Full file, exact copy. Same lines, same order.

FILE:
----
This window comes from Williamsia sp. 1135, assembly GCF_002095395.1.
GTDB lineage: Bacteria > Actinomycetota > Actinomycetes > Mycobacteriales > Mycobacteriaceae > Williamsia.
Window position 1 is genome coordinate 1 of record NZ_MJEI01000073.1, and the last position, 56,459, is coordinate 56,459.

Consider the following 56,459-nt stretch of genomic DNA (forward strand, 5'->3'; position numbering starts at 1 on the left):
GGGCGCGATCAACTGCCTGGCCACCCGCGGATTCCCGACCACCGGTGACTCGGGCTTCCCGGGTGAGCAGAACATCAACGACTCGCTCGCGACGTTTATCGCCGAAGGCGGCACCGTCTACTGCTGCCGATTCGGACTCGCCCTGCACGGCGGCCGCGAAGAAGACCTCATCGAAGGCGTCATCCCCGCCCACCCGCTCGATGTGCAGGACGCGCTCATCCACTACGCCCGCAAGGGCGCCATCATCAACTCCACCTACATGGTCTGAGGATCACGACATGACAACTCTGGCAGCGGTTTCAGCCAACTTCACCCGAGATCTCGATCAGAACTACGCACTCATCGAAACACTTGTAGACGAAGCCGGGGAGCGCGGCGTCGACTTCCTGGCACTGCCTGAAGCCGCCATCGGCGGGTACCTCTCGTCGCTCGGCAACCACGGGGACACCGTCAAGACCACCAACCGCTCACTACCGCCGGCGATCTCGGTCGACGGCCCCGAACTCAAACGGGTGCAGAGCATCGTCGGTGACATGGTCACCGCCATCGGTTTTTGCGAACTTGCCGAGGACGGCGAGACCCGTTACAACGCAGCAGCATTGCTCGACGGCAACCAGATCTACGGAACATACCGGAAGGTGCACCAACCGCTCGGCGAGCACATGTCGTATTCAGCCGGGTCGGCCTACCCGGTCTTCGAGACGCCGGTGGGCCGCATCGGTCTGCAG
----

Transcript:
This window comes from Williamsia sp. 1135, assembly GCF_002095395.1.
GTDB lineage: Bacteria > Actinomycetota > Actinomycetes > Mycobacteriales > Mycobacteriaceae > Williamsia.
Window position 1 is genome coordinate 1 of record NZ_MJEI01000073.1, and the last position, 56,459, is coordinate 56,459.

Consider the following 56,459-nt stretch of genomic DNA (forward strand, 5'->3'; position numbering starts at 1 on the left):
GGGCGCGATCAACTGCCTGGCCACCCGCGGATTCCCGACCACCGGTGACTCGGGCTTCCCGGGTGAGCAGAACATCAACGACTCGCTCGCGACGTTTATCGCCGAAGGCGGCACCGTCTACTGCTGCCGATTCGGACTCGCCCTGCACGGCGGCCGCGAAGAAGACCTCATCGAAGGCGTCATCCCCGCCCACCCGCTCGATGTGCAGGACGCGCTCATCCACTACGCCCGCAAGGGCGCCATCATCAACTCCACCTACATGGTCTGAGGATCACGACATGACAACTCTGGCAGCGGTTTCAGCCAACTTCACCCGAGATCTCGATCAGAACTACGCACTCATCGAAACACTTGTAGACGAAGCCGGGGAGCGCGGCGTCGACTTCCTGGCACTGCCTGAAGCCGCCATCGGCGGGTACCTCTCGTCGCTCGGCAACCACGGGGACACCGTCAAGACCACCAACCGCTCACTACCGCCGGCGATCTCGGTCGACGGCCCCGAACTCAAACGGGTGCAGAGCATCGTCGGTGACATGGTCACCGCCATCGGTTTTTGCGAACTTGCCGAGGACGGCGAGACCCGTTACAACGCAGCAGCATTGCTCGACGGCAACCAGATCTACGGAACATACCGGAAGGTGCACCAACCGCTCGGCGAGCACATGTCGTATTCAGCCGGGTCGGCCTACCCGGTCTTCGAGACGCCGGTGGGCCGCATCGGTCTGCAG